i predict- physics cannot be broken, so smartphone cameras will never be any good for anything other than bright daylight photography.
  6. srkmish thread starter macrumors regular


    Feb 10, 2013
    Thanks all for liking my pics. I guess the consensus is that its not worth abandoning a dedicated cam as i will lose out on image quality. Thanks ,ill stick with my camera for now. God knows what technology will be there in 5 years. Maybe an all in one device which will have amazing image quality.
  7. Dontazemebro macrumors 68020


    Jul 23, 2010
    I dunno, somewhere in West Texas
    Yep stick with your camera, those are absolutely gorgeous. Kind of makes me wish I took photography seriously back when I was in high school.
  8. asthamapheo macrumors 6502

    Jun 26, 2013
    honami and lumia 1020 are your best options, the galaxy s4 zoom is also a good camera phone but it'd be hard to carry it and squeeze it in your pocket.

    the GS4's 13MP camera is currently the best camera on a "normal phone (my opinion) and i'm completely happy with the results it produces.
  9. Black Magic macrumors 68020

    Black Magic

    Sep 30, 2012
    Fantastic photos. I think you could replicate similar quality with an iPhone 5. You'd probably need to get a few lens attachments to get some of those macro shots. I only say this because I would love to see what you could do with a camera phone. Looks like you have an eye for great shots!
  10. Markyboy81 macrumors 6502a

    Oct 30, 2011
    Nice pictures, I think if you did go with something like the lumia 1020 you would miss the 20x optical zoom of the hx20v. Having the optical zoom is great for wildlife photography as you've demonstrated in your photos.
    Although the 1020 does have zoom capability, this doesn't compare to an optical zoom and removes all the benefits of the oversampling, which is the main attraction of pureview, in my opinion.
  11. b166er macrumors 68020


    Apr 17, 2010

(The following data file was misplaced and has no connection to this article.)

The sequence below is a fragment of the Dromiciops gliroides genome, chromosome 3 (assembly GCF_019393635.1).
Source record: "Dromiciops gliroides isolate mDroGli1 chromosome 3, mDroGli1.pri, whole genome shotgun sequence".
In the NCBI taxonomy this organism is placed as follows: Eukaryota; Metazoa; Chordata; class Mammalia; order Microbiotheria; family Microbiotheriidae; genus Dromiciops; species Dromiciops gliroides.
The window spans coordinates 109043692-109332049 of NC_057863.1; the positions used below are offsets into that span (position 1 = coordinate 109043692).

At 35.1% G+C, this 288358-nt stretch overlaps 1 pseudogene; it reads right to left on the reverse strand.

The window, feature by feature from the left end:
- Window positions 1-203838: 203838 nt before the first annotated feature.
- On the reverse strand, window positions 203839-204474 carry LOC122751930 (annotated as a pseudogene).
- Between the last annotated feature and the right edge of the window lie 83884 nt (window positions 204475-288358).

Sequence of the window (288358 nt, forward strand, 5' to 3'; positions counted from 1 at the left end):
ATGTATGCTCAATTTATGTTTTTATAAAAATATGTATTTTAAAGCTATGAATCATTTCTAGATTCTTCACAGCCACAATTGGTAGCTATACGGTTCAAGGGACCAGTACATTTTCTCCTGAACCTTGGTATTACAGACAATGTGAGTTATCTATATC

The 920 takes amazing pictures, the best I've ever seen on a phone. I'm sure the 1020 is even better.

    However, if you're really passionate about photography, I don't think you will find any phone right now that would be better than a high end point and shoot.
  12. Tarzanman macrumors 65816

    Jul 16, 2010
    I am surprised that anyone who knows much about how digital cameras and photography in general would have to ask this question.

    Don't expect a phone to ever be better than a point and shoot. Diffraction limits and small objective lens size alone will limit the results you get.

    Then there are more practical concerns like battery life, work flow, ergonomics and reliability
  13. Macman45 macrumors G5


    Jul 29, 2011
    Somewhere Back In The Long Ago
    Up until very recently, I never really considered my ip5's camera to be of much use, but I have started using it for quick shots, and I have to say that the results have been way better than I expected. I would normally reach for my Lumia, or Fuji, but of course sometimes a photo opportunity presents itself when you aren't packing a camera. With a little practice, the Iphones camera can be a pretty effective little tool.
  14. maflynn Moderator


    Staff Member

    May 3, 2009
    I think digital cameras may be on the endangered species list, but not yet. I think the long term prognosis is not healthy given the ever increasing performance of camera phones.

    With that said, I think that point and shoot type cameras are what will get hit the hardest and the more prosumer type stuff will survive. I'd much rather have my Olympus OM-D or E-PM2 with my when I go to DisneyWorld or to some sort of family event. My iPhone camera works well enough for the quick and dirty stuff but for trips I always carry a camera. The E-PM2 when size is a concern, the OM-D when the view finder makes life easier :)